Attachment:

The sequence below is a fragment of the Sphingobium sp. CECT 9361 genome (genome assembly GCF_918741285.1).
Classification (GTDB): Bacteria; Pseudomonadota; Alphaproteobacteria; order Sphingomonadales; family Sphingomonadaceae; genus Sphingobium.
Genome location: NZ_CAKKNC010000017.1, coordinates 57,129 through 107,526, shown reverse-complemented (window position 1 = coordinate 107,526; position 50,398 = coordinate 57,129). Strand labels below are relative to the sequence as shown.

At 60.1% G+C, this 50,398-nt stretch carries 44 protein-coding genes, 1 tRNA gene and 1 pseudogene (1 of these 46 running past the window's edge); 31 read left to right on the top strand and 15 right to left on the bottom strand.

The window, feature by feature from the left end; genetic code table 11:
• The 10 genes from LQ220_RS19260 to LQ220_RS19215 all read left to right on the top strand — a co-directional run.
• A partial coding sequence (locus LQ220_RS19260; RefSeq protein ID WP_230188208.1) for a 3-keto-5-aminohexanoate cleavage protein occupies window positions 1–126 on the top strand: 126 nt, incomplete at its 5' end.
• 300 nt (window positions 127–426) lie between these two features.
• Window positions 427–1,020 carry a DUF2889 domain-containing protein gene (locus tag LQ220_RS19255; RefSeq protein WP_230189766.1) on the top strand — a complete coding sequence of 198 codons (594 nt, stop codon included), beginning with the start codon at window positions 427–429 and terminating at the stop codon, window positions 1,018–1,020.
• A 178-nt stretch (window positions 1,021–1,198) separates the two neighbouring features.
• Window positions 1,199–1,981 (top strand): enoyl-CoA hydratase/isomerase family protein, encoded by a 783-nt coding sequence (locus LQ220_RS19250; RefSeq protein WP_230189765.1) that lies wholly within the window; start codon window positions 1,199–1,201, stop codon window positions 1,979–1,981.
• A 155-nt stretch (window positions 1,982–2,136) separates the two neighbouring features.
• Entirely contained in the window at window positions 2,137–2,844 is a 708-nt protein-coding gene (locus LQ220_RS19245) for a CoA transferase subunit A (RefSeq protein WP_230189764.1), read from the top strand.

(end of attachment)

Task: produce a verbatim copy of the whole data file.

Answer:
The sequence below is a fragment of the Sphingobium sp. CECT 9361 genome (genome assembly GCF_918741285.1).
Classification (GTDB): Bacteria; Pseudomonadota; Alphaproteobacteria; order Sphingomonadales; family Sphingomonadaceae; genus Sphingobium.
Genome location: NZ_CAKKNC010000017.1, coordinates 57,129 through 107,526, shown reverse-complemented (window position 1 = coordinate 107,526; position 50,398 = coordinate 57,129). Strand labels below are relative to the sequence as shown.

At 60.1% G+C, this 50,398-nt stretch carries 44 protein-coding genes, 1 tRNA gene and 1 pseudogene (1 of these 46 running past the window's edge); 31 read left to right on the top strand and 15 right to left on the bottom strand.

The window, feature by feature from the left end; genetic code table 11:
• The 10 genes from LQ220_RS19260 to LQ220_RS19215 all read left to right on the top strand — a co-directional run.
• A partial coding sequence (locus LQ220_RS19260; RefSeq protein ID WP_230188208.1) for a 3-keto-5-aminohexanoate cleavage protein occupies window positions 1–126 on the top strand: 126 nt, incomplete at its 5' end.
• 300 nt (window positions 127–426) lie between these two features.
• Window positions 427–1,020 carry a DUF2889 domain-containing protein gene (locus tag LQ220_RS19255; RefSeq protein WP_230189766.1) on the top strand — a complete coding sequence of 198 codons (594 nt, stop codon included), beginning with the start codon at window positions 427–429 and terminating at the stop codon, window positions 1,018–1,020.
• A 178-nt stretch (window positions 1,021–1,198) separates the two neighbouring features.
• Window positions 1,199–1,981 (top strand): enoyl-CoA hydratase/isomerase family protein, encoded by a 783-nt coding sequence (locus LQ220_RS19250; RefSeq protein WP_230189765.1) that lies wholly within the window; start codon window positions 1,199–1,201, stop codon window positions 1,979–1,981.
• A 155-nt stretch (window positions 1,982–2,136) separates the two neighbouring features.
• Entirely contained in the window at window positions 2,137–2,844 is a 708-nt protein-coding gene (locus LQ220_RS19245) for a CoA transferase subunit A (RefSeq protein WP_230189764.1), read from the top strand.